27 November 2018
The Mental Welfare Commission for Scotland
has today published its annual report for the period 2017-18.
During the year, the Commission responded to the government's
consultation on reform of the Adults with Incapacity Act. The
Commission welcomes the government's proposals, but believe they
are in need of a great deal of further work.
Welfare guardianships orders continue to increase according to
Commission figures, with the total number of orders up 12 per cent
on the previous year. The number of new guardianship orders granted
increased by five per cent, a 149 per cent rise since 2008-09.
Colin McKay, Chief Executive of the Mental Welfare Commission,
"We published a report examining Police Scotland's use of place
of safety orders to detain people under the Mental Health Act. The
Commission found a high level of care and professionalism among
police officers towards often highly distressed individuals.
"For the first time, The Commission published a report looking
at the care, treatment, and support of people with borderline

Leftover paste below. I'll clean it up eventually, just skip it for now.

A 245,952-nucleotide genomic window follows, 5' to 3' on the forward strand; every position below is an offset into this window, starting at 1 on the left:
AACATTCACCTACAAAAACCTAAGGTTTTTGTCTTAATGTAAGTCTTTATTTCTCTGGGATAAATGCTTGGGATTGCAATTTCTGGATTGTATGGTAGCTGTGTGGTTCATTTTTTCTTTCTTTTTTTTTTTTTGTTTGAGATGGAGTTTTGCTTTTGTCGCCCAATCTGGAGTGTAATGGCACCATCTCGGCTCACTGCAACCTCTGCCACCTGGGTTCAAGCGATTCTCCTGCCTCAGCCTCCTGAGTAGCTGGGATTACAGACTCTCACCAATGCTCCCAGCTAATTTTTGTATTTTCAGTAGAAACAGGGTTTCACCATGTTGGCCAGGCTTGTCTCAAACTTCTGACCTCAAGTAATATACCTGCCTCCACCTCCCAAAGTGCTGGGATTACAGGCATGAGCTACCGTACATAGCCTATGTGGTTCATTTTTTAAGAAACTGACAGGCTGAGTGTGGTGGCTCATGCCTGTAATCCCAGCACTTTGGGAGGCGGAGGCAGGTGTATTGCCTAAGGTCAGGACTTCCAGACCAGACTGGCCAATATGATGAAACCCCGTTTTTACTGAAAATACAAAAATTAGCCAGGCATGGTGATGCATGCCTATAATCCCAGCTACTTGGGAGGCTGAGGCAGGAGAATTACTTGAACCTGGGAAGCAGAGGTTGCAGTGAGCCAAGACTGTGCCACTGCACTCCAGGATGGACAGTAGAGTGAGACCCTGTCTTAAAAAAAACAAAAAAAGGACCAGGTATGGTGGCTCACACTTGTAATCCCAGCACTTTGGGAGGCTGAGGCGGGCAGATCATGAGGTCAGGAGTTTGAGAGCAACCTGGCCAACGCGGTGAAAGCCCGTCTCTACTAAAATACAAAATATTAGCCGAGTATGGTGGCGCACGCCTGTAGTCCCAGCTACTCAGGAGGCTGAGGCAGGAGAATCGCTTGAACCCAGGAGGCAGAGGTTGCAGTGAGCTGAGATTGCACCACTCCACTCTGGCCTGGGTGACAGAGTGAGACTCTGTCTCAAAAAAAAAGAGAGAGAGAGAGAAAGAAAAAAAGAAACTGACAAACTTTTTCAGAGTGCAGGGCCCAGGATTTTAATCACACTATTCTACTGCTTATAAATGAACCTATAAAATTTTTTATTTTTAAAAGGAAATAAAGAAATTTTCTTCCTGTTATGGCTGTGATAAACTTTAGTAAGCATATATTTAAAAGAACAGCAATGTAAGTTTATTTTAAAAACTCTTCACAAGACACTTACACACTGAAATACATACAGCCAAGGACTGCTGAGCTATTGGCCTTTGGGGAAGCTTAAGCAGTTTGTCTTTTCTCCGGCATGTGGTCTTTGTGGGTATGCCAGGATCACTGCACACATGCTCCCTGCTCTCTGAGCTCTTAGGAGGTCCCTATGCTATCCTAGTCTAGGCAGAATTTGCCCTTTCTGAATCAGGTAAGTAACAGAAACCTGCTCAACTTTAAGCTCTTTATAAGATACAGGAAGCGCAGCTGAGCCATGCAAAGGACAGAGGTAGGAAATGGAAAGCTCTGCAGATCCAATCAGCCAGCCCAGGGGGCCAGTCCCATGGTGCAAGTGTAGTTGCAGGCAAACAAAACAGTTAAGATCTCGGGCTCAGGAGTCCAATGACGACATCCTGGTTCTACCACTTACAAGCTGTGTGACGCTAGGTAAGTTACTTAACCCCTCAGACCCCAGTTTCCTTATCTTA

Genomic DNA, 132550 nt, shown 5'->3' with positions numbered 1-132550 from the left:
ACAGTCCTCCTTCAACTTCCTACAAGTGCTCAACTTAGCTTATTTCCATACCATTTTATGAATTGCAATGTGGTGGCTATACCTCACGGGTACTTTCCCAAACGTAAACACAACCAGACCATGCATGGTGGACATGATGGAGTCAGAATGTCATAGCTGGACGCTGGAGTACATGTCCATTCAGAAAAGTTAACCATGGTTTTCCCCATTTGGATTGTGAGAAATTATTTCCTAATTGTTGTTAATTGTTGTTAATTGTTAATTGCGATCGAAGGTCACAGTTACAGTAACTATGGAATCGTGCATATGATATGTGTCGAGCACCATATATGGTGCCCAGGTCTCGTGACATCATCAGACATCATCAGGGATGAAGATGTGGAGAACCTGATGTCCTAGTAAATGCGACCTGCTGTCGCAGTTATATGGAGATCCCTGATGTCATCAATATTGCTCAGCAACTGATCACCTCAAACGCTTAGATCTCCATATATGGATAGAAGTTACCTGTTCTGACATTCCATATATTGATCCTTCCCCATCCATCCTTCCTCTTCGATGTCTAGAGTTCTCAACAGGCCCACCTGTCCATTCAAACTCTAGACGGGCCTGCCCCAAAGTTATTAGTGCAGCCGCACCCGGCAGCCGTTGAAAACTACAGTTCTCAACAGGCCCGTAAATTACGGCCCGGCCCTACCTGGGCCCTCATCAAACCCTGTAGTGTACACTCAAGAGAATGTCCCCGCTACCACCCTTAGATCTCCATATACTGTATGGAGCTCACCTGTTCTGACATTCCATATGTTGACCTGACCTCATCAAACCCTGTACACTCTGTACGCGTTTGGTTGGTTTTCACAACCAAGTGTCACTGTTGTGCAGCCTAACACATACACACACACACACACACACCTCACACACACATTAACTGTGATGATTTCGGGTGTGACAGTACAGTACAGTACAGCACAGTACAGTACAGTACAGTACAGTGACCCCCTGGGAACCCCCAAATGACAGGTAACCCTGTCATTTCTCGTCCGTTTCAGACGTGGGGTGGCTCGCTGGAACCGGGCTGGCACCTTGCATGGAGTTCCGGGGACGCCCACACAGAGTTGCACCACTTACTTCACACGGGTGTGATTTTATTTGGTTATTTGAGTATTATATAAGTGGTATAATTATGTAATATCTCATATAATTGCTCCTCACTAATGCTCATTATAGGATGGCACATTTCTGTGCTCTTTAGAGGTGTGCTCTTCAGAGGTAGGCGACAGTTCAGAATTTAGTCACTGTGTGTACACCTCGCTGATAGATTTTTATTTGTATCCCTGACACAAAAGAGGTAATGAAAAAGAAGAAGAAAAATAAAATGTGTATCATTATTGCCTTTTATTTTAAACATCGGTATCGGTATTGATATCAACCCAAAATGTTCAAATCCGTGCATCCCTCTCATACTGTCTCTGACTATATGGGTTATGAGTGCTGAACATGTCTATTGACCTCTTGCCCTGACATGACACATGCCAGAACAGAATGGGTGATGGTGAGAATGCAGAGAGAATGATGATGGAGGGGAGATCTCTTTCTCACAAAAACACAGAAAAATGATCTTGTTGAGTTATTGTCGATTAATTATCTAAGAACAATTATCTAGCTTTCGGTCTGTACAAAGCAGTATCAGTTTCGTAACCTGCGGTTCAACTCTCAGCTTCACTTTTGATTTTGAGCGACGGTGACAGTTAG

personality disorder (BPD). People with BPD reported that they were
often treated with less sympathy and understanding by professional
staff than people with other mental health diagnoses. The
Commission made recommendations for change to the Scottish
Government and integrated authorities."
The Commission worked on 24 investigations, seven of which were
started during the year. The Commission closed eight cases as
complete, with the Commission satisfied with the outcome or
responses of services after its investigation. One investigation
was published, "Investigation into the care and treatment of Mr QR
by Health Board D", which involved a man who took his own life
after being discharged from hospital.
The Commission also surveyed health boards on access to advocacy
services, and published its findings. The report showed a varied
level of planning and provision, and a lack of clarity.
The Commission's programme of local visits continued in 2017-18,
with visits to 1,456 people across Scotland. Commission staff
carried out 113 local visits to wards, units, and other facilities
providing mental health care and treatment, 29 of which were
Colin McKay added: "We will continue to work to influence and
improve mental health provision in Scotland, promoting human rights
and seeking to embed them into care for people with mental illness,
learning disabilities, dementia and related conditions."
The full report is available on the
Commission's website here.